I recommend this for all KS3 and KS2 teachers who wonder why so many children haven’t secured the basics in reading and writing, or who wonder why the proportion of SEN pupils seems to be so high. For the first time, a head teacher of a primary school talks some sense about getting the youngest children off to the best start. I was hooked when, a few minutes in, this amazing woman shared her thoughts on children playing all day long.
Video link of interview with Janet Hilary here
For those who don’t have the time to view the video, here is a brief summary in handy bullet point form:
- School is one-form entry and based in one of the most deprived areas of Britain.
- Originally 76% of pupils designated SEN, but HT has reduced this down to just 2 children in the whole school. The SENCO is now able to devote time to helping children by teaching them what they need, rather than spending time drowning in paperwork.
- All school leaders are classroom based, rather than in ‘ivory towers’.
- All teachers, including nursery teachers, are held to account in the same way that the year 6 teacher is usually held to account during pupil progress meetings.
- Rather than playing all day long, a good portion of the day is dedicated to formal, direct instruction…..even for nursery children. This strategy has produced excellent results, with pretty much all exceeding ELG at end of reception year (and the children still get plenty of time to play and be social).
- This structured learning consists of teachers explicitly, directly teaching children the basics right from the start. This includes the correct pencil hold (hallelujah!), correct systematic synthetic phonics teaching, correct letter formation and even elocution lessons. As a consequence, the triangulation of direct instruction of reading, writing and speaking, combined with their high expectations that all children speak in full sentences, has resulted in all children being able to read, write and speak English in excess of the government’s floor standards.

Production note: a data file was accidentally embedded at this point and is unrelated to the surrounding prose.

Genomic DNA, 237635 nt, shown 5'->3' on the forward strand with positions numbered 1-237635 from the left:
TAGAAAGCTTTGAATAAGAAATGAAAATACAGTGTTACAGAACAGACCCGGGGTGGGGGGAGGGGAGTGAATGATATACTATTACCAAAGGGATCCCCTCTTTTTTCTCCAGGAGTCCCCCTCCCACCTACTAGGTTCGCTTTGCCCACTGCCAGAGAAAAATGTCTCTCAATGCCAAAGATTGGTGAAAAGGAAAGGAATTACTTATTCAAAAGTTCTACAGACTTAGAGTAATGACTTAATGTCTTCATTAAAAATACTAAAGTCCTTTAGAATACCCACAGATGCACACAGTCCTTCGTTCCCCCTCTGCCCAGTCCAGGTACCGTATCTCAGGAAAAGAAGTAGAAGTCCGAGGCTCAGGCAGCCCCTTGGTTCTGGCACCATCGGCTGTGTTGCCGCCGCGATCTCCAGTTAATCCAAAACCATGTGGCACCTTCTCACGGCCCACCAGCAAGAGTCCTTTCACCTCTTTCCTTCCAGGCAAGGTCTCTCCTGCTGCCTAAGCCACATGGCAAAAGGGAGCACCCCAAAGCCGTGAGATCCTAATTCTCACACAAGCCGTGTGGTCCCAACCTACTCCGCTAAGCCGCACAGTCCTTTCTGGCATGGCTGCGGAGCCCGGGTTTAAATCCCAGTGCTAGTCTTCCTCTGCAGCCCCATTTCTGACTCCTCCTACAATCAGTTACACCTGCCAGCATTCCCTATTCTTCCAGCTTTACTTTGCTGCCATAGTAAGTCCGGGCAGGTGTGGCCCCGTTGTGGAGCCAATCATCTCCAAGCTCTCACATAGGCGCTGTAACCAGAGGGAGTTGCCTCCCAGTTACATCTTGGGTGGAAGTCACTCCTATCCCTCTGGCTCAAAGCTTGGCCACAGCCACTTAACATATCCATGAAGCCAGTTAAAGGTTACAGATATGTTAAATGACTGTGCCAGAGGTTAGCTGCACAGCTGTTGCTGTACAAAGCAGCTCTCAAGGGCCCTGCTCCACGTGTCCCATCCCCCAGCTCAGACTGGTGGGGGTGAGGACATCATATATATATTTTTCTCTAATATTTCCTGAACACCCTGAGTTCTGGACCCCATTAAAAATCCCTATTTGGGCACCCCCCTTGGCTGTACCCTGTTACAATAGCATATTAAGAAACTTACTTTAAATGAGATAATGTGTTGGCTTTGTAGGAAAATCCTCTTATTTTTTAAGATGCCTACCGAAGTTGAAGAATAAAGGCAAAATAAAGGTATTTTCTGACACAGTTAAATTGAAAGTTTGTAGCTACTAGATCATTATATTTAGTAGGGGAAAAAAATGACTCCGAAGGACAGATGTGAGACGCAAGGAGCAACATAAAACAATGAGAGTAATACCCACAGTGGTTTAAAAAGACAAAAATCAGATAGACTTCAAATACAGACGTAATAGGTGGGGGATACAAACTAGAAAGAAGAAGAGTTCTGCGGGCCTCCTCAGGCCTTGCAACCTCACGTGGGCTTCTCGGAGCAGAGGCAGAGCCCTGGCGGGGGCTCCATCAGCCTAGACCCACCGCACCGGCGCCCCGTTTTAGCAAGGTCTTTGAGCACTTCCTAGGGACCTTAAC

- One of the reasons for their success is that there is no expectation that children should discover the basics. The direct, formal instruction ensures that no child is left behind.
- All the children love the structured learning.
- Boys have flourished under this system and can write just as well as the girls.
- There is a calm, focused atmosphere of learning in the school.
It has given me immense joy to watch this video because pretty much everything I have thought about how EYFS education should be has actually been done in a primary school….and resulted in great success for all children, regardless of their background. Also, it is good to know that a HT is willing to go against the grain and use common sense. I have always thought that elocution lessons should be on the EYFS curriculum. So many children rock up to school unable to speak properly, partly because repeat ear infections (that antibiotics are now possibly ineffective against) can affect hearing and partly because of lack of conversation at home; it makes sense for them to be taught how to speak properly and to build up vocabulary from an early age.
It is also worth noting that at no point in the interview (or by writing a blog or a really bad poem) did the HT say that her staff were ‘natural teachers’ with children magically flocking around them. She had invested in good training to ensure that teachers were teaching the basics very well. Additionally, at no point during the interview did the HT say that all the children achieve well because the teachers make all lessons ‘fun’ and ‘engaging’.
If you are interested in how the youngest pupils in the country should learn to read and write, I heartily recommend you visit the Reading Reform Foundation website here. I especially recommend that secondary teachers get to grips with the EYFS curriculum and what goes on in primary schools, in order to understand why so many children in secondary school cannot access the more academic, essay-intensive subjects such as history because of gaps in basic understanding. Essentially, I believe that the current EYFS curriculum, with its reliance on discovery learning, group work and of allowing children to opt out (‘not ready’) actually entrenches disadvantage. The false belief that everything comes ‘naturally’ is the reason why so many teachers further down the line are met with the impossible task of teaching the curriculum of their year group whilst differentiating all the way down to reception year curriculum. By then, poor habits such as an erroneous pencil grip seem to be practically hard-coded!
Bring on the EYFS revolution!
Who’s with me?
Update December 2016: I’m now starting to think that an EYFS revolution should include some direct instruction of number bonds and other basic elements of mathematics knowledge that perhaps could be tested in the same way as is proposed for future times tables tests for older children (online/computer).